Session 5-3, Eichmann Adolf

Presiding Judge: Dr. Servatius, for our part, so it seems
to me, this is going to be a question of Israel law which in
this case derives its authority from the English common law.
The Attorney General read to us from Dicey’s book about the
attitude of the common law to this question. How do you
reply to that?

Dr. Servatius: To this I answer: If according to the common
law approach, in case of doubt the domestic law is
preferable to international law, then the development of
modern law requires an examination of this principle. It is
essential that preference should be given to international
law over domestic law, if we aspire to world-wide order in
international law. The Constitution of the Federal republic
of Germany aims at that from a legal point of view. This is
a basic principle demanding implementation everywhere.

The Attorney General produced an abundance of decisions
designed to prove the competence of the Court according to
customary procedure of international law. These precedents
relate to a large extent to the conditions prevailing
between the various states of the United states of America.
These are cases in which an accused, because of an act
committed in his state, was brought before the only court
competent to try him. These are cases in which the accused
was brought before a court in his own country. An
examination of the transfer from another state to the state
where he was to be tried is always rejected, since according
to the law of his country the accused does not have a
constitutional right to ask for such an examination.

The case of Lascelles versus Georgia in 1893, a judgment
which has been referred to here, rejects in clear terms the
argument that international law applies to internal
relations between member states of the United States.

Presiding Judge: Mr. Hausner, did you cite this judgment?

Attorney General: I do not remember citing it. I quoted many
cases stating the opposite.

Presiding Judge: We here do not remember Mr. Hausner
quoting this particular judgment amongst the many judgments
he cited.

Attorney General: But if Defence Counsel so wishes, I am
prepared to produce it within a minute or two.
Presiding Judge: Do you know the case?

Attorney General: Yes, I know it.

Judge Halevi: What is the exact name of the case?

Dr. Servatius: This is the case of Lascelles versus Georgia
of 1893, 148 U.S. Supreme Court Report 687.

Presiding Judge: What does that judgment say?

Dr. Servatius: It states that international law does not
apply, it is stressed that the Constitution of the United
States and its laws are to apply to the accused, and that
the application of international law is not supported by
authoritative legal opinion. I have here the original
English text (reading):

“There are decisions in the state courts, and in some
of the lower federal courts, which have applied to the
rule laid down in U.S. versus Rauscher, supra, to
interstate rendition of fugitives under the
constitution and laws of the United States; but in our
opinion they do not rest upon sound principle, and are
not supported by the weight of judicial authority.” (on
page 690)

This is clearly confirmed in another case which was quoted
by the Prosecution, Pettibone versus Nicholls of the year
1906. Despite the accused’s kidnapping by officials of the
punishing State, the Court decides that it does not have any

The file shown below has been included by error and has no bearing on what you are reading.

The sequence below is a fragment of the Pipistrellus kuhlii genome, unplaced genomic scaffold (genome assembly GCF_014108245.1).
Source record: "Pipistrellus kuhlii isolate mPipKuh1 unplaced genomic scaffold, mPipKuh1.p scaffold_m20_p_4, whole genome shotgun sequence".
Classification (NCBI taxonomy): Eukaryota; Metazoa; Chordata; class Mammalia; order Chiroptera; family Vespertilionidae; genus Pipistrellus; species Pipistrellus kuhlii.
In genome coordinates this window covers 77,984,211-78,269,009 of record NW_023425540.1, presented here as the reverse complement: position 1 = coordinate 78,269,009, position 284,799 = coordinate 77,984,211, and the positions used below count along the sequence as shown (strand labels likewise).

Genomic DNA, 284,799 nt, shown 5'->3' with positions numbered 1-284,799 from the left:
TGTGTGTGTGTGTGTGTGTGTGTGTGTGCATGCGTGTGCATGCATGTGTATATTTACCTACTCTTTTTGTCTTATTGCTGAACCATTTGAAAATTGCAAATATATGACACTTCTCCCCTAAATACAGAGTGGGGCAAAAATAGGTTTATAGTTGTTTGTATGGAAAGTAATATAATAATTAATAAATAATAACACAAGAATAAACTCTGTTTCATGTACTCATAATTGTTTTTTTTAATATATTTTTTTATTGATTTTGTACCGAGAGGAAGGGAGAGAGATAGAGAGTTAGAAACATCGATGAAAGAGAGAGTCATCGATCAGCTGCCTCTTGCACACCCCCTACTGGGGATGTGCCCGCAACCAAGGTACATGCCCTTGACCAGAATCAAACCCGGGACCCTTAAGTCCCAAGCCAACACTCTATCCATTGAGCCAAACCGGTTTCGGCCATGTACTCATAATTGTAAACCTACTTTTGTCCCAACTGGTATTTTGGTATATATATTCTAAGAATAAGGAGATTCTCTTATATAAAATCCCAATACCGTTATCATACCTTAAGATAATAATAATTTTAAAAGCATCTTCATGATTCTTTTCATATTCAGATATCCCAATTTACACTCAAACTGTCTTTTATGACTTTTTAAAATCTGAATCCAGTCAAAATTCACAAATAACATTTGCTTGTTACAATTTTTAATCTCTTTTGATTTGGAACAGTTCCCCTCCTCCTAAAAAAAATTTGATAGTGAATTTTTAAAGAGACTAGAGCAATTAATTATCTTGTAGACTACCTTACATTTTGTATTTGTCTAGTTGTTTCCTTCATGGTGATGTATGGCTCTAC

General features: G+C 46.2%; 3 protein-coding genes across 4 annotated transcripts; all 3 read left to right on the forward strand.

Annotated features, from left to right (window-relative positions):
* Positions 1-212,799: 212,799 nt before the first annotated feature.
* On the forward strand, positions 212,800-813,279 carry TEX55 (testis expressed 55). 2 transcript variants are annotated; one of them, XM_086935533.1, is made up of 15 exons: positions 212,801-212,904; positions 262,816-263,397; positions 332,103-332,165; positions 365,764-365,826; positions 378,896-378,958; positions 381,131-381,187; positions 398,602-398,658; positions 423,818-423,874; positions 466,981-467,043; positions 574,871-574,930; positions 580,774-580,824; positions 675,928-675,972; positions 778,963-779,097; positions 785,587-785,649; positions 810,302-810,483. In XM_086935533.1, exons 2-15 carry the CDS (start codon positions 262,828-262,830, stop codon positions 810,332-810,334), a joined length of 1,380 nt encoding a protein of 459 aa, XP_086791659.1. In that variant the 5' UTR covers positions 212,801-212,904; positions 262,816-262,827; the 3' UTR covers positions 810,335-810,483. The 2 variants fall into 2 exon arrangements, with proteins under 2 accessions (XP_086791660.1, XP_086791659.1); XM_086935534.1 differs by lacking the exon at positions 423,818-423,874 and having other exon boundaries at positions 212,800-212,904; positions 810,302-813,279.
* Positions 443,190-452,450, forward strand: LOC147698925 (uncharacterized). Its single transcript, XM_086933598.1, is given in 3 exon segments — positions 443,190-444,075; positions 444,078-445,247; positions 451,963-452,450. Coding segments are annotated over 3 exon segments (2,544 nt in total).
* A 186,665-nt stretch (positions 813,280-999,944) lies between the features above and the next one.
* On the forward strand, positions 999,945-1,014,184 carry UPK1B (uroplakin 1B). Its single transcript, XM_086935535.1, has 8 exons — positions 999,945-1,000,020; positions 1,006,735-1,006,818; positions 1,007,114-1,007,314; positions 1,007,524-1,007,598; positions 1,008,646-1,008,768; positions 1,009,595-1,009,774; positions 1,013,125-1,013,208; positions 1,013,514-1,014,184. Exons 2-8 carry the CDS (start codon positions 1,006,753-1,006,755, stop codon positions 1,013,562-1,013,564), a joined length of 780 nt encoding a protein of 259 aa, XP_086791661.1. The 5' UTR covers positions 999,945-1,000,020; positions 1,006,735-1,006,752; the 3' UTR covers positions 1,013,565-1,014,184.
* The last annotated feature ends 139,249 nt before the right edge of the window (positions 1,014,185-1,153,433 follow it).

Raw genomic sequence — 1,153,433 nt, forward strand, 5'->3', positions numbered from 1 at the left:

competence to go into the facts.

Attorney General: I think there is a misunderstanding here.
The court decided that it had jurisdiction.

Judge Halevi: Jurisdiction to go into the matter or into
the legality of bringing the person to trial, but not
jurisdiction to examine the question of kidnapping.

Attorney General: Yes, that is it.

Presiding Judge: This is what Dr. Servatius said, and this
is at least what he intended. Thus, seeing that the Court
was not competent to examine the matter from the point of
view of international law, it was competent to examine it
from the point of view of domestic law.

Dr. Servatius: In the case of Pettibone versus Nicholls,
Judge McKenna remained in the minority. In his minority
opinion, a single opinion, he said it would not be right to
send the kidnapped man to the state whence he had been
kidnapped so that he should stand trial there, but this
judge, too, was not relying on international law but on the

Presiding Judge: Does not the Constitution of the United
States refer, in any way, to international law?

Dr. Servatius: I do not know all the details of that
Constitution. I now turn to the cases which are truly
international. Not one of them is a precedent supporting the
competence of the Court. When we come to examine these
cases, one must take note of the following points. There are
some cases where nothing is said of kidnapping because of
the assistance afforded by the very State from which the man
was kidnapped. For example, this was so in Ex parte Elliot
of the year 1949, which was quoted by the Prosecution. An
English deserter was arrested by English officers with the
cooperation of the Belgian police. This was so in the case
of Insul of the year 1934, which was referred to here, in
regard to the arrest of an American in Constantinople by the
Turkish authorities. But all these cases deal with criminal
acts over which the court had jurisdiction according to the
principle of protection. This was so in the case of Chandler
who was charged with the crime of treason against the State
and also in the “Lotus” case. The Prosecution referred here
to the Chandler case.

The Prosecution emphasized piracy, slave trading and so
forth which the arm of law could reach over the entire
world, in terms of the principle of universality. Those
committing such crimes are the enemies of mankind and it is
the obligation of every individual state to see to it that
they will not be able to cause more harm. The Prosecution
believes that in the trial of Eichmann, too, these
principles must be applied. To this I answer that no danger
to mankind is envisaged from the Accused. When Hitler’s
regime came to an end, he became a peace-loving citizen. It